Wednesday, July 29, 2015

The Signs Are Everywhere - Part 2

You can access part one here.

Logical fallacies
The reason why there's a 97% consensus is because of the many lines of evidence that humans are causing global warming. Human fingerprints are being observed in heat escaping out to space, in the structure of the atmosphere and even in the changing seasons. Another denialist technique used to counter the weight of evidence is the logical fallacy.

The most common fallacious argument is that current climate change must be natural because climate has changed naturally in the past. This myth commits the logical fallacy of jumping to conclusions. It's like finding a dead body with a knife sticking out of its back, and arguing that the person must have died of natural causes because humans have died of natural causes in the past. The premise does not lead to the conclusion.


  1. I've been popping by, Lorne, to see what reaction these two videos might have stimulated. I have a sense that as the science gets ever more conclusive and the impacts loom ever more ominous it's not provoking an outcry for change. Most Canadians will still vote for parties committed to the continued expansion of our bitumen extractive industry. The science tells us that's potentially suicidal for ourselves and, ultimately, genocidal for not just our species but most life on Earth, yet we will still reward them with our votes.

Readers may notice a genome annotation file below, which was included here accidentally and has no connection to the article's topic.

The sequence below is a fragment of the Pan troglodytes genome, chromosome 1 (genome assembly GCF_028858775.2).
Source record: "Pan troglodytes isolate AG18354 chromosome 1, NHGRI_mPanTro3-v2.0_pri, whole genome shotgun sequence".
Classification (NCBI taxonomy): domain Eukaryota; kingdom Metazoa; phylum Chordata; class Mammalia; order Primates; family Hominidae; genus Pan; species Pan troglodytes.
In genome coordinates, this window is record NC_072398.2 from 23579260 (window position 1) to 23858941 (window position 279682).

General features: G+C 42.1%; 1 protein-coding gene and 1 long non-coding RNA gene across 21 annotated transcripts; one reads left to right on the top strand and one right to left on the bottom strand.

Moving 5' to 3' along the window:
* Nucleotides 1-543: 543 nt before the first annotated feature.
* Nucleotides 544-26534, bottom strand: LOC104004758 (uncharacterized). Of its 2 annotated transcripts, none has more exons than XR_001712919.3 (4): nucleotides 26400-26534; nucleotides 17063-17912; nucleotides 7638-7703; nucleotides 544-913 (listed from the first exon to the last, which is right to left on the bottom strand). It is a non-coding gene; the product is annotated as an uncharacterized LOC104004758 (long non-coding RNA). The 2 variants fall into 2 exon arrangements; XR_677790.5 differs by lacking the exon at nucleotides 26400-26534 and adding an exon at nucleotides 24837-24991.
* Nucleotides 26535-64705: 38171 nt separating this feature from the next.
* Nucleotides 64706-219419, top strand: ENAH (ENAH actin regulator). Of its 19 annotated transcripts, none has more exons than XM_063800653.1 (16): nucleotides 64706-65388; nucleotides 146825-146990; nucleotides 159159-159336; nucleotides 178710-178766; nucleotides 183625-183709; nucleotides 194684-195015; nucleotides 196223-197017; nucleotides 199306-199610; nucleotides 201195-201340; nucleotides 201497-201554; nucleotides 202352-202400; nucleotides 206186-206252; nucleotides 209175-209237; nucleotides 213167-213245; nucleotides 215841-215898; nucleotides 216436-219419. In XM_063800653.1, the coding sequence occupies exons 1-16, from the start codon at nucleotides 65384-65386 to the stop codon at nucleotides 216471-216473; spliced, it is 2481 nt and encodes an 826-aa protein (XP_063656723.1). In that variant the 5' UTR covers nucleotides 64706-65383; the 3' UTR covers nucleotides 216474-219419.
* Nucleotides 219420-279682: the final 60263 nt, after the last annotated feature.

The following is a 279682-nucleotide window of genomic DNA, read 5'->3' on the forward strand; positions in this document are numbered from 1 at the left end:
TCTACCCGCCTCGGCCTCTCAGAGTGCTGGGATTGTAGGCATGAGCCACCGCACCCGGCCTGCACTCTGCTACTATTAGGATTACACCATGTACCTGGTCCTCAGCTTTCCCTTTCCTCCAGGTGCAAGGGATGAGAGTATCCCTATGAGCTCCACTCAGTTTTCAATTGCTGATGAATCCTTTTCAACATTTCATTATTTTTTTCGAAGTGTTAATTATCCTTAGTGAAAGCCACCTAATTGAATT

It's said that many business leaders know the reality and danger of climate change but disassociate themselves from that once they enter their corporate capacity.

    Our political leadership, Mulcair included, practice a similar form of cognitive dissonance placing a perceived responsibility to grow the economy, perpetually and exponentially, over any actual responsibility to protect the nation and our people. It makes me realize how, had asbestos carried the big bucks bounty that supposedly (fictionally anyway) we reap from bitumen, we'd still be mining the fibrous stuff and establishing ever greater cancer bombs around the Third World.

    1. I fear you are all too correct in your analysis, Mound. I read a piece today on The Huffington Post that you might find of interest,as it echoes your sentiments about our politicians. Here is an excerpt followed by the URL:

      Whether it's deck chairs on the Titanic, Nero fiddling while Rome burns or the boiling of frogs, there is no shortage of played out tropes to describe political inaction on climate change, but in Canada things are getting ridiculous. At this point it feels like the whole of Canada's political class has picked up instruments and is conducting an orchestral performance on a sinking ocean liner while the most egregious among them block women and children from boarding life boats and explaining that there is no proven link between iceberg strikes and sinking ships. Something needs to change.